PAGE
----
May 12, 2020
Eduardo Glen Mora
To accept that we are looking at life with a narrow mind is not easy. It takes a lot of work, especially when we keep finding disappointment where we should be grateful. As kids, and when we are growing up, it is normal that in adverse situations to feel that life is unfair and we are alone against the world. We don’t have experience or enough tools to deal with these bumps in the road, but after years of learning and failures, we can’t use that excuse anymore.
Life struggles are something we cant personalize. When a person dear to us is going through illness, he or she is the one affected, not us. Compassion and love must go to this person since they are fighting to get better. We need to channel our energy positively, We need to send strength and love.
It is not easy. Long hours start causing stress and affect hope. We feel betrayed and alone. We want to see how our efforts help our loved one recover. It is sad to accept that they will not.
We have the tools to go through this and to understand that once more, we have no control over the situation. We need to humble ourselves and find acceptance and serenity in the fact that we are there for our loved one and that we tried our best.
Spiritual growth doesn’t come without hard work.
April 21, 2020
Eduardo Glen Mora
It is clear that in recovery, we start self-training to better ourselves. We seek serenity and find the awareness that brings us patience and humility.
We meditate and no matter how difficult the exercise of all these tools is for us, nor how bad or deficient we feel at times we are in their practice, in recent times, we realize the progress we have made is real as we can use this knowledge today.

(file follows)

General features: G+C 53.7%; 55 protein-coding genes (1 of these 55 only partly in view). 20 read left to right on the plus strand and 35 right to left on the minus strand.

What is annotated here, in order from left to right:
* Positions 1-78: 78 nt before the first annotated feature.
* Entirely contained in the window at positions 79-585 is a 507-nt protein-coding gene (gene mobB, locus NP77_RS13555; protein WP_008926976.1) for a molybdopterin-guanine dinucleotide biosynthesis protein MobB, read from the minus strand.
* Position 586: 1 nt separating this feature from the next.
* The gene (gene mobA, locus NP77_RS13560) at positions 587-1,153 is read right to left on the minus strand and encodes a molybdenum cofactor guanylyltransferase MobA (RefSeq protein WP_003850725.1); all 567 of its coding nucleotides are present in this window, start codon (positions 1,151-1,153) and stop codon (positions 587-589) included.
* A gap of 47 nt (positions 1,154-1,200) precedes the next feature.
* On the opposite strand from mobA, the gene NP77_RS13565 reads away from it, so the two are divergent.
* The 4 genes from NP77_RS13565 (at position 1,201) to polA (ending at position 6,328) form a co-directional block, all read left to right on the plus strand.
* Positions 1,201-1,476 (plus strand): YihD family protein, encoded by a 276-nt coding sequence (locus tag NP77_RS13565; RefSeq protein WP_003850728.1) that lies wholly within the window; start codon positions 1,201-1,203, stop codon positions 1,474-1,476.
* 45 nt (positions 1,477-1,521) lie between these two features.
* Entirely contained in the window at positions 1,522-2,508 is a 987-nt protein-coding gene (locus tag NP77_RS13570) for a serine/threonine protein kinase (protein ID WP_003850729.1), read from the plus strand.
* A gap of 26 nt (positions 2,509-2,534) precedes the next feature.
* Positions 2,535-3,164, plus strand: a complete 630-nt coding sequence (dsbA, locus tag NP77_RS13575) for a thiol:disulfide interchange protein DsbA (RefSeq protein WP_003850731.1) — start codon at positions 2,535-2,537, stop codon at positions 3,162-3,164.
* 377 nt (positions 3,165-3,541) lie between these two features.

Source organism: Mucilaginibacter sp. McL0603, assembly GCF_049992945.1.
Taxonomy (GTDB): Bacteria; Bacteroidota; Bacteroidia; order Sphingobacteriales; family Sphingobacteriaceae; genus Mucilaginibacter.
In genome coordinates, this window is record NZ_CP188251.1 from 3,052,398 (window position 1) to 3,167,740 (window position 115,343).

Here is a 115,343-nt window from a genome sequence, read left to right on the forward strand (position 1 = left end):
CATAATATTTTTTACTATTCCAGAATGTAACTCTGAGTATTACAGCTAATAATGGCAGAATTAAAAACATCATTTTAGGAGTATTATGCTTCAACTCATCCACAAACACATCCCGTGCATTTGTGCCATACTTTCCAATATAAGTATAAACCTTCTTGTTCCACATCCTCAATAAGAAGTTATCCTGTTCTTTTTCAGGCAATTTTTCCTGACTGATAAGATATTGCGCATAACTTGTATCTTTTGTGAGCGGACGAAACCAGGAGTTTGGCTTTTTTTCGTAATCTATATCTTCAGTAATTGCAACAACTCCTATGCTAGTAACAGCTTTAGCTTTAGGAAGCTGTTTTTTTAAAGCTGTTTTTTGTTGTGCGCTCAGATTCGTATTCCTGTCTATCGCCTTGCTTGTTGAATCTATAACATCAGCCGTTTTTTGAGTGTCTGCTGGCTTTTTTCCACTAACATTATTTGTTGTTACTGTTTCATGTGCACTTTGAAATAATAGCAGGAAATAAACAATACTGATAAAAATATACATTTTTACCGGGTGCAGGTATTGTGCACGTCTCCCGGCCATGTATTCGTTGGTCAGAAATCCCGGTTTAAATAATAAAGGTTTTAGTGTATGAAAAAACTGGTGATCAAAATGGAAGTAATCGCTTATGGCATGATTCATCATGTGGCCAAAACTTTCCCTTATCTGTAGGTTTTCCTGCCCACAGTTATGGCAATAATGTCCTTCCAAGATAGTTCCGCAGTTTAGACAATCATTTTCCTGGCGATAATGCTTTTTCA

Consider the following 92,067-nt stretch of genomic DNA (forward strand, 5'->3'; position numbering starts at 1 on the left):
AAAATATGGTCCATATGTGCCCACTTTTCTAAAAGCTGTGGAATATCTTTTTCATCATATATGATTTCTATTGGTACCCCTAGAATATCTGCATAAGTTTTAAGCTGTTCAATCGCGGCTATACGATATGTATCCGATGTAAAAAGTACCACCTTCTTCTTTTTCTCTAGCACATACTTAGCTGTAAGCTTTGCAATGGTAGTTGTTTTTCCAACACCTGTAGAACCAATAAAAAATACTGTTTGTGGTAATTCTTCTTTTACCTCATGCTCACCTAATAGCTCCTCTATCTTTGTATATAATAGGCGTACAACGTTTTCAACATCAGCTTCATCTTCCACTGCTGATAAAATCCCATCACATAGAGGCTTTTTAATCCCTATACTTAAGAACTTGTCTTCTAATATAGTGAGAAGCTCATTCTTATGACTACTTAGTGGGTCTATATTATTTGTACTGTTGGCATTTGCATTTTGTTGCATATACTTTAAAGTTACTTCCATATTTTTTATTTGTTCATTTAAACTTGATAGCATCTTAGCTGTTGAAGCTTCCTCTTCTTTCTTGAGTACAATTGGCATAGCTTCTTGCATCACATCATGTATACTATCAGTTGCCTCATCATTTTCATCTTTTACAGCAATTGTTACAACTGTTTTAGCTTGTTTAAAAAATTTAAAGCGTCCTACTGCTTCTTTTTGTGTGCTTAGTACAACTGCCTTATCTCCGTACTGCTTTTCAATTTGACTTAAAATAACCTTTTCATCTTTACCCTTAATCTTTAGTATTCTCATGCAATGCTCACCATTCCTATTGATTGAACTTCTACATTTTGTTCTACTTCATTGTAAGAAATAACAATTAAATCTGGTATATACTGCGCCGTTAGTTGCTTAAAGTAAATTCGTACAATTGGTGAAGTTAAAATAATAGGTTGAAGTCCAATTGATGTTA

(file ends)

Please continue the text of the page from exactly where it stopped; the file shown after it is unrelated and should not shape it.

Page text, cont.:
There was no chance that I could be able to be responsible or manage to keep myself together in the current situation being my old self. And at the same time, I still see my shortcomings coming out when the stress and frustration build up I find myself as weak and poor of judgment as the old days.
¨Exactly, this is me, I will always be myself and I don’t need any alcohol or drugs to go back there.¨ It is our human condition and that is why we are on a journey looking for progress only; but progress every day, one day at a time.
We learned a lot, we know how to speak from the heart and sometimes may use our tools to manipulate again, to gain some leverage or simply to get what we want from others. This is very clear and shows us without a doubt that, we need to be aware that our disease is only arrested by our daily work. We can not stop walking the walk. We have to be sure about this.
Nobody is perfect or can be, in that, we are all the same. I appreciate the COVID-19 as one more teaching for my growth. I have the blessing of being able to work in the U.S. while in Mexico I had to close down the Restaurant. I can see and live both situations: looking like a possibility that my work of 20 years may disappear due to this pandemic and how losing everything will affect profoundly the future of my team as well.
It worries me not to be able to help them more.
On the other hand, I am grateful to have the chance to start from nothing and get back on my feet on this new life. It is a bittersweet position, painful for my limitations on one side and blessed by my opportunities on the other.
Hopefully, life will give us the wisdom and peace of mind to navigate through this and rebuild when we can go out back in the world. In a world that if we are lucky, will be better thanks to this experience.
¨But in the true sense of the word
Are we using what we’ve learned
In the true sense of the word
Are we losing what we were…¨ Jack Johnson
April 8, 2020
Eduardo Glen Mora
Suddenly, everything stopped! In the beginning, it was too far. It seemed like many other times when it all affects others but doesn’t get near us but, it did. It is all over the world, and it is true. This time is going to show us that we may have been wrong in our priorities. There is no certainty that it will be a date when it is under control, and besides, we don’t know how bad the effects and for how long after they will last in our every day lives.